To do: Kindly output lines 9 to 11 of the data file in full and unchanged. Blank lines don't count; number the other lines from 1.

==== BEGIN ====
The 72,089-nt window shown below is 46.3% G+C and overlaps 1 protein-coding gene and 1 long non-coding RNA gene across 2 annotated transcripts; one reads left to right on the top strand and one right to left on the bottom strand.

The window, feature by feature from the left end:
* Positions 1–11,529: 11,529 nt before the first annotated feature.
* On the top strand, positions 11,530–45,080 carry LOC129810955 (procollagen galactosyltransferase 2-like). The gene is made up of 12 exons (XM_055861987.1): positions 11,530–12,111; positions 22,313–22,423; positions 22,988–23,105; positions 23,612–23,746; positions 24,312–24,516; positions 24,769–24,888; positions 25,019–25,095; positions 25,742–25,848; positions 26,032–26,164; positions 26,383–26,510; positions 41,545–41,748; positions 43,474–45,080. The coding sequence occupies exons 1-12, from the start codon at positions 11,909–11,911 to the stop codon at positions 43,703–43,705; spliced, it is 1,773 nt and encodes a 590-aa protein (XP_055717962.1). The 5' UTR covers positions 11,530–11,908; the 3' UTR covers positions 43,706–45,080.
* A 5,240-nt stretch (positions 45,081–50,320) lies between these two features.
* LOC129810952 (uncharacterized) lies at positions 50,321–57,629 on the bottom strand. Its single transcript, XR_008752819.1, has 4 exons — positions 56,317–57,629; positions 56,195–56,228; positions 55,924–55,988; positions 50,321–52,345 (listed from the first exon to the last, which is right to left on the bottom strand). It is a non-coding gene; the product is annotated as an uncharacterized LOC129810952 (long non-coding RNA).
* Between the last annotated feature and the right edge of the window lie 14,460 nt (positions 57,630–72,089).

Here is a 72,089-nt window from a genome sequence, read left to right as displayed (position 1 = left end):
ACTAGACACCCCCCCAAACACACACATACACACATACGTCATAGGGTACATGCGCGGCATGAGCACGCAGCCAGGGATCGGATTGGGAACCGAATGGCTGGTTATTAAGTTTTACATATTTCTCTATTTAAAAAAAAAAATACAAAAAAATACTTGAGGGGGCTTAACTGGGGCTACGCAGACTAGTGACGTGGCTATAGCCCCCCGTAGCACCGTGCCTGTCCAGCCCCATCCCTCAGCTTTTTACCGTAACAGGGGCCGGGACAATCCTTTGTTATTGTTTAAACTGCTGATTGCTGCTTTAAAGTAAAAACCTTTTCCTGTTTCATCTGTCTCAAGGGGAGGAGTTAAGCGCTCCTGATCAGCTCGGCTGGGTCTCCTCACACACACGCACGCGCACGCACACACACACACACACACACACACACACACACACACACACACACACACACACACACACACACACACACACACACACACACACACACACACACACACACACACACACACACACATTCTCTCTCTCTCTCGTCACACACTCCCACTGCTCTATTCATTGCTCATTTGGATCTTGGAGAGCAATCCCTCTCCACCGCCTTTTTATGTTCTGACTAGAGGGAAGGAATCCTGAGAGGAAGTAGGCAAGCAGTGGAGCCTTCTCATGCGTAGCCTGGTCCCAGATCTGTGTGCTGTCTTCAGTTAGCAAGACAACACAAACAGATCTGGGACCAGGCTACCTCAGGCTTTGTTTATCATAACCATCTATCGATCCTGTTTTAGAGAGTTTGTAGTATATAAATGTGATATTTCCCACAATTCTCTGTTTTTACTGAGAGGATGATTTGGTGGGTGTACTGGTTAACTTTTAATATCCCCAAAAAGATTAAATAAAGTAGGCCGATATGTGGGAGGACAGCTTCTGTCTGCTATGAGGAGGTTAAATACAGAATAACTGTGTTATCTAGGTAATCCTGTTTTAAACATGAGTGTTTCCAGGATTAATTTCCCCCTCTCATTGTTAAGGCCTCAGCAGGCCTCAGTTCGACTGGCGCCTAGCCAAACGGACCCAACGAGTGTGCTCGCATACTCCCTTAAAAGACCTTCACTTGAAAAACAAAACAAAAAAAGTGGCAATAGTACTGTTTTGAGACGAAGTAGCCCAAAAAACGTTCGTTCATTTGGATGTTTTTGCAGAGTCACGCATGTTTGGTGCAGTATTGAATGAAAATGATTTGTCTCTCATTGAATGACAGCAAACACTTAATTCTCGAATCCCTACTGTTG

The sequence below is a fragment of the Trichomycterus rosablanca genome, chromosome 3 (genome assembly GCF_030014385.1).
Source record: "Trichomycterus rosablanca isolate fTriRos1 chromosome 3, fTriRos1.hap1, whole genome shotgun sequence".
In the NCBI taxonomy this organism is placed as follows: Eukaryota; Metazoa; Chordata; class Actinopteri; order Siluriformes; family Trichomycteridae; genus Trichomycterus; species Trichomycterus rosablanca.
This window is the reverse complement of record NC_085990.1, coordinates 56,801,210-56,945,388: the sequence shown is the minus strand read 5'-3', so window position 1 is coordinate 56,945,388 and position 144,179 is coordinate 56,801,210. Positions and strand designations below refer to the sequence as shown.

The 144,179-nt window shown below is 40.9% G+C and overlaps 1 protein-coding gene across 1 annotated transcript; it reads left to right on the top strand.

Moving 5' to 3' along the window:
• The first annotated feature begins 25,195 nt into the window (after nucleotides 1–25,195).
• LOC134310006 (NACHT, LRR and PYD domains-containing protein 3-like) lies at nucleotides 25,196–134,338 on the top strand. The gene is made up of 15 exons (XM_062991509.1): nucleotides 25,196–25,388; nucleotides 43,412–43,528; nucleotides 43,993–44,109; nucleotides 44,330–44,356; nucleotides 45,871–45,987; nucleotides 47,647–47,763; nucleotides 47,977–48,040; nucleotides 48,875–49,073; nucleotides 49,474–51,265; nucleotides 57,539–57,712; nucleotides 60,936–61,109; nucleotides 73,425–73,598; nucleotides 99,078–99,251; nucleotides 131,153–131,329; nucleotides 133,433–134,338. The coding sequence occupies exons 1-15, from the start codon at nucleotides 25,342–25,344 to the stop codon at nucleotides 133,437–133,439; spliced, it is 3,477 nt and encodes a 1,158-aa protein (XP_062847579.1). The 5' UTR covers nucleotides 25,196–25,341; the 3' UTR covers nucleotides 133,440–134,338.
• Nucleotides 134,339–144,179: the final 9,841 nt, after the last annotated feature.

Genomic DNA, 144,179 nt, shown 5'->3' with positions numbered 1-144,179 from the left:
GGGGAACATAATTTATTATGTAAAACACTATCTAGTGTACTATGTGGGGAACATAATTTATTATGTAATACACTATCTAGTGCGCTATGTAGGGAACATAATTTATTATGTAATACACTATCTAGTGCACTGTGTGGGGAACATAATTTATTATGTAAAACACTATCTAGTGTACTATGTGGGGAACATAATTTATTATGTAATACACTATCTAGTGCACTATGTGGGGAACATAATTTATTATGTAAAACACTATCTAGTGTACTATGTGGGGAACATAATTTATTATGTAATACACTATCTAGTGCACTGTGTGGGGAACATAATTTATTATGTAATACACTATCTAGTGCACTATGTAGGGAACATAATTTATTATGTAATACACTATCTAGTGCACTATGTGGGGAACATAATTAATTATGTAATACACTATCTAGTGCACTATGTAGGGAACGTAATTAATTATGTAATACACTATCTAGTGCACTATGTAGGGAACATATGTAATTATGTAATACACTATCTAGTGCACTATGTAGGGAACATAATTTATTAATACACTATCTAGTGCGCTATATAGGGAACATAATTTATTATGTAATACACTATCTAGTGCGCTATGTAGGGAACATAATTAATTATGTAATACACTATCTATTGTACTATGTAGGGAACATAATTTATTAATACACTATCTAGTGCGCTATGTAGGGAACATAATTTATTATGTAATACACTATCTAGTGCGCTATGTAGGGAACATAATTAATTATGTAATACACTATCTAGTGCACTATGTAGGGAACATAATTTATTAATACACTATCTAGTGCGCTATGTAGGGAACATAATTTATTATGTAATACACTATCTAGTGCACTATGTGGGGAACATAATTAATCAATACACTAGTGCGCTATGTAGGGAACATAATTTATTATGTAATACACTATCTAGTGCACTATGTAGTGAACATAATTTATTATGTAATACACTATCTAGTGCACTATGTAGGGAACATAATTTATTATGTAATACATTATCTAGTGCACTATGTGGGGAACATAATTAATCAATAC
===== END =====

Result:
ACTAGACACCCCCCCAAACACACACATACACACATACGTCATAGGGTACATGCGCGGCATGAGCACGCAGCCAGGGATCGGATTGGGAACCGAATGGCTGGTTATTAAGTTTTACATATTTCTCTATTTAAAAAAAAAAATACAAAAAAATACTTGAGGGGGCTTAACTGGGGCTACGCAGACTAGTGACGTGGCTATAGCCCCCCGTAGCACCGTGCCTGTCCAGCCCCATCCCTCAGCTTTTTACCGTAACAGGGGCCGGGACAATCCTTTGTTATTGTTTAAACTGCTGATTGCTGCTTTAAAGTAAAAACCTTTTCCTGTTTCATCTGTCTCAAGGGGAGGAGTTAAGCGCTCCTGATCAGCTCGGCTGGGTCTCCTCACACACACGCACGCGCACGCACACACACACACACACACACACACACACACACACACACACACACACACACACACACACACACACACACACACACACACACACACACACACACACACACACACACACACACACATTCTCTCTCTCTCTCGTCACACACTCCCACTGCTCTATTCATTGCTCATTTGGATCTTGGAGAGCAATCCCTCTCCACCGCCTTTTTATGTTCTGACTAGAGGGAAGGAATCCTGAGAGGAAGTAGGCAAGCAGTGGAGCCTTCTCATGCGTAGCCTGGTCCCAGATCTGTGTGCTGTCTTCAGTTAGCAAGACAACACAAACAGATCTGGGACCAGGCTACCTCAGGCTTTGTTTATCATAACCATCTATCGATCCTGTTTTAGAGAGTTTGTAGTATATAAATGTGATATTTCCCACAATTCTCTGTTTTTACTGAGAGGATGATTTGGTGGGTGTACTGGTTAACTTTTAATATCCCCAAAAAGATTAAATAAAGTAGGCCGATATGTGGGAGGACAGCTTCTGTCTGCTATGAGGAGGTTAAATACAGAATAACTGTGTTATCTAGGTAATCCTGTTTTAAACATGAGTGTTTCCAGGATTAATTTCCCCCTCTCATTGTTAAGGCCTCAGCAGGCCTCAGTTCGACTGGCGCCTAGCCAAACGGACCCAACGAGTGTGCTCGCATACTCCCTTAAAAGACCTTCACTTGAAAAACAAAACAAAAAAAGTGGCAATAGTACTGTTTTGAGACGAAGTAGCCCAAAAAACGTTCGTTCATTTGGATGTTTTTGCAGAGTCACGCATGTTTGGTGCAGTATTGAATGAAAATGATTTGTCTCTCATTGAATGACAGCAAACACTTAATTCTCGAATCCCTACTGTTG

The sequence below is a fragment of the Trichomycterus rosablanca genome, chromosome 3 (genome assembly GCF_030014385.1).
Source record: "Trichomycterus rosablanca isolate fTriRos1 chromosome 3, fTriRos1.hap1, whole genome shotgun sequence".